Rethinking Gauss-Newton for learning over-parameterized models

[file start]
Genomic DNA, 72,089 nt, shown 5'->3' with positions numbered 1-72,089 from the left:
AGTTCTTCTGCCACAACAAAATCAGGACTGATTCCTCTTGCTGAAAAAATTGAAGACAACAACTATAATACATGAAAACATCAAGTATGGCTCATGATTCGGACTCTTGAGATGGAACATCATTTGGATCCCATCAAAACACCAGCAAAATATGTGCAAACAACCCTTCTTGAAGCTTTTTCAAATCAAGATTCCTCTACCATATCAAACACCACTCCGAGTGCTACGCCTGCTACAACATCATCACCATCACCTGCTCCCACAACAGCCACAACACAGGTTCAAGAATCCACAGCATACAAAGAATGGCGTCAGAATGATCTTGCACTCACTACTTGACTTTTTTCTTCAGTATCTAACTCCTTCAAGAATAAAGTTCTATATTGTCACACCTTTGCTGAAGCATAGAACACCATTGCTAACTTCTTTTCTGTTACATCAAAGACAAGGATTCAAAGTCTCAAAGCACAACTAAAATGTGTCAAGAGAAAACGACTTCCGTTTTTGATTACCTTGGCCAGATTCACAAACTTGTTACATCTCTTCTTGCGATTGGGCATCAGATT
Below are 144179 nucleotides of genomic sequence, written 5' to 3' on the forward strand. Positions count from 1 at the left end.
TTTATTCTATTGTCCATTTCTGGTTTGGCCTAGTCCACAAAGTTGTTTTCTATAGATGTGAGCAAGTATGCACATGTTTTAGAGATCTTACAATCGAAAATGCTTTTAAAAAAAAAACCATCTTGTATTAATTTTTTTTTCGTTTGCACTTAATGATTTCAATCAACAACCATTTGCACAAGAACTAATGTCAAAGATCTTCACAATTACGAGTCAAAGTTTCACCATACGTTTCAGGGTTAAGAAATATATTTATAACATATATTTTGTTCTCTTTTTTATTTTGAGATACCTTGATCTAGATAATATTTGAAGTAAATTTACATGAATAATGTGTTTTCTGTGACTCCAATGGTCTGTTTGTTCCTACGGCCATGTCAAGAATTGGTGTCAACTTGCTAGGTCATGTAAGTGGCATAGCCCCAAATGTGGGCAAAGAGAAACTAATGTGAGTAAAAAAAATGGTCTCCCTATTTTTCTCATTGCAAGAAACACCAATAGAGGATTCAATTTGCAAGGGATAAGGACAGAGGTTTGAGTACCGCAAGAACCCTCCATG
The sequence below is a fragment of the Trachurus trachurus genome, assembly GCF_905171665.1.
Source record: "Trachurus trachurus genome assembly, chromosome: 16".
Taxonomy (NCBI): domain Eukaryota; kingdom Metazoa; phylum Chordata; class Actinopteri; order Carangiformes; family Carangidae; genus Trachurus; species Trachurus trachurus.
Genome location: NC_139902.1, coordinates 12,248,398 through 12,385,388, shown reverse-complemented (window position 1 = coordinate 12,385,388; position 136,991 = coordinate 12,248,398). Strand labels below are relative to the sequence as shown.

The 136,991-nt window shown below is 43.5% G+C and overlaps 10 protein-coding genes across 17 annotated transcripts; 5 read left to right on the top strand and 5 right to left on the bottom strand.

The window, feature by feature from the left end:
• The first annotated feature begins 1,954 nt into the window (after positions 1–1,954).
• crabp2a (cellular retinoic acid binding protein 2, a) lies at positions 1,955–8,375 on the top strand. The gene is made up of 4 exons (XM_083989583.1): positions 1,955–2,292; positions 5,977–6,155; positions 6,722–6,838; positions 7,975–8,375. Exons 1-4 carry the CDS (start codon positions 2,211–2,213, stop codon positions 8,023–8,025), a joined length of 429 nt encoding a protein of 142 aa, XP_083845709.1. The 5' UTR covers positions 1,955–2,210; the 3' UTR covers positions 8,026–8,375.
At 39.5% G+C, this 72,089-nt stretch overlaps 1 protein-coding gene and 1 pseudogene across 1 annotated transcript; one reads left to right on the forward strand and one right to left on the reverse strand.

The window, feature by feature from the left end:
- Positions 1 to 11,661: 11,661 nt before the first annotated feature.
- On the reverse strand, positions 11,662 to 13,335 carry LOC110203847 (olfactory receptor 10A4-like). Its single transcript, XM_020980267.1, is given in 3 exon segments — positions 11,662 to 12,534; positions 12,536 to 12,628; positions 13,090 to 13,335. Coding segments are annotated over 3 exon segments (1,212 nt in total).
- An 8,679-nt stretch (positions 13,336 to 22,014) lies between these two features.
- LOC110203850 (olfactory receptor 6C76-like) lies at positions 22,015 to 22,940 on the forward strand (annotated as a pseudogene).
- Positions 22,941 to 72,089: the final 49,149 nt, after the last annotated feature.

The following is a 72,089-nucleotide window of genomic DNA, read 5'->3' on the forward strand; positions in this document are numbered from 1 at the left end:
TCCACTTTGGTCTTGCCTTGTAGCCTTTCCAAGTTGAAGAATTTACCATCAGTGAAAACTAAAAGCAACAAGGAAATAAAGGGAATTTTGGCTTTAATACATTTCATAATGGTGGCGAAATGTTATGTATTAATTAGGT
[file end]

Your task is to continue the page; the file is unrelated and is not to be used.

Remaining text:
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Compared to gradient descent, Gauss-Newton's method (GN) and variants are known to converge faster to local optima at the expense of a higher computational cost per iteration. Still, GN is not widely used for optimizing deep neural networks despite a constant effort to reduce their higher computational cost. In this work, we propose to take a step back and re-think the properties of GN in light of recent advances in the dynamics of gradient flows of over-parameterized models and the implicit bias they induce. We first prove a fast global convergence result for the continuous-time limit of the generalized GN in the over-parameterized regime. We then show empirically that GN exhibits both a kernel regime where it generalizes as well as gradient flows, and a feature learning regime where GN induces an implicit bias for selecting global solutions that systematically under-performs those found by a gradient flow. Importantly, we observed this phenomenon even with enough computational budget to perform exact GN steps over the total training objective. This study suggests the need to go beyond improving the computational cost of GN for over-parametrized models towards designing new methods that can trade off optimization speed and the quality of their implicit bias.
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